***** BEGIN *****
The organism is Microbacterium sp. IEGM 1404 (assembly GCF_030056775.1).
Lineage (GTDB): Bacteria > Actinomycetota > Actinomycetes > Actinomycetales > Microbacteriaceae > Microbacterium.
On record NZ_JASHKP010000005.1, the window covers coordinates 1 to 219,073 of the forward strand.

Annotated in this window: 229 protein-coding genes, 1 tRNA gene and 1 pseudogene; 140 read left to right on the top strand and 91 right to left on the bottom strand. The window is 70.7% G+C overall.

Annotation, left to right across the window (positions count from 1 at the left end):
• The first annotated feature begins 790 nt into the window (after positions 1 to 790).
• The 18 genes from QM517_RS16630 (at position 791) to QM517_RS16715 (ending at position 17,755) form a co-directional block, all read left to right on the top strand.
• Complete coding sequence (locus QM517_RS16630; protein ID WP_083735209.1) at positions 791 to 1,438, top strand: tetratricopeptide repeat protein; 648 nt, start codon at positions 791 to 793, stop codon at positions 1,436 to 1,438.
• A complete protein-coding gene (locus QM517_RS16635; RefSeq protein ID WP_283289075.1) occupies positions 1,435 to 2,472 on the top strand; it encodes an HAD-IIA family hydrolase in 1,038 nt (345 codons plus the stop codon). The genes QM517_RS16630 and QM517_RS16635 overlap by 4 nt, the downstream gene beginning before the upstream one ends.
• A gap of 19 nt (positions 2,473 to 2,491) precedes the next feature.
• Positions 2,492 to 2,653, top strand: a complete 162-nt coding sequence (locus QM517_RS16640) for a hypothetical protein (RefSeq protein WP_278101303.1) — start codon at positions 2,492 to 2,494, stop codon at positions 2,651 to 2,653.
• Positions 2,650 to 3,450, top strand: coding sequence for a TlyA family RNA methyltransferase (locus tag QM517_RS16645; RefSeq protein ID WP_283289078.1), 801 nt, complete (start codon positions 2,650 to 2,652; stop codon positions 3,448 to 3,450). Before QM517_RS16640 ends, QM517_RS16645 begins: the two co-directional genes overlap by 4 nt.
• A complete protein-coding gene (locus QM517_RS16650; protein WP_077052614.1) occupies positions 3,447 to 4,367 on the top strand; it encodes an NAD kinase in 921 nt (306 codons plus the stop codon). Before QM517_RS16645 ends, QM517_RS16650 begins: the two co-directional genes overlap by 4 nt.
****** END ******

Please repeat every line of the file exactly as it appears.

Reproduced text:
The organism is Microbacterium sp. IEGM 1404 (assembly GCF_030056775.1).
Lineage (GTDB): Bacteria > Actinomycetota > Actinomycetes > Actinomycetales > Microbacteriaceae > Microbacterium.
On record NZ_JASHKP010000005.1, the window covers coordinates 1 to 219,073 of the forward strand.

Annotated in this window: 229 protein-coding genes, 1 tRNA gene and 1 pseudogene; 140 read left to right on the top strand and 91 right to left on the bottom strand. The window is 70.7% G+C overall.

Annotation, left to right across the window (positions count from 1 at the left end):
• The first annotated feature begins 790 nt into the window (after positions 1 to 790).
• The 18 genes from QM517_RS16630 (at position 791) to QM517_RS16715 (ending at position 17,755) form a co-directional block, all read left to right on the top strand.
• Complete coding sequence (locus QM517_RS16630; protein ID WP_083735209.1) at positions 791 to 1,438, top strand: tetratricopeptide repeat protein; 648 nt, start codon at positions 791 to 793, stop codon at positions 1,436 to 1,438.
• A complete protein-coding gene (locus QM517_RS16635; RefSeq protein ID WP_283289075.1) occupies positions 1,435 to 2,472 on the top strand; it encodes an HAD-IIA family hydrolase in 1,038 nt (345 codons plus the stop codon). The genes QM517_RS16630 and QM517_RS16635 overlap by 4 nt, the downstream gene beginning before the upstream one ends.
• A gap of 19 nt (positions 2,473 to 2,491) precedes the next feature.
• Positions 2,492 to 2,653, top strand: a complete 162-nt coding sequence (locus QM517_RS16640) for a hypothetical protein (RefSeq protein WP_278101303.1) — start codon at positions 2,492 to 2,494, stop codon at positions 2,651 to 2,653.
• Positions 2,650 to 3,450, top strand: coding sequence for a TlyA family RNA methyltransferase (locus tag QM517_RS16645; RefSeq protein ID WP_283289078.1), 801 nt, complete (start codon positions 2,650 to 2,652; stop codon positions 3,448 to 3,450). Before QM517_RS16640 ends, QM517_RS16645 begins: the two co-directional genes overlap by 4 nt.
• A complete protein-coding gene (locus QM517_RS16650; protein WP_077052614.1) occupies positions 3,447 to 4,367 on the top strand; it encodes an NAD kinase in 921 nt (306 codons plus the stop codon). Before QM517_RS16645 ends, QM517_RS16650 begins: the two co-directional genes overlap by 4 nt.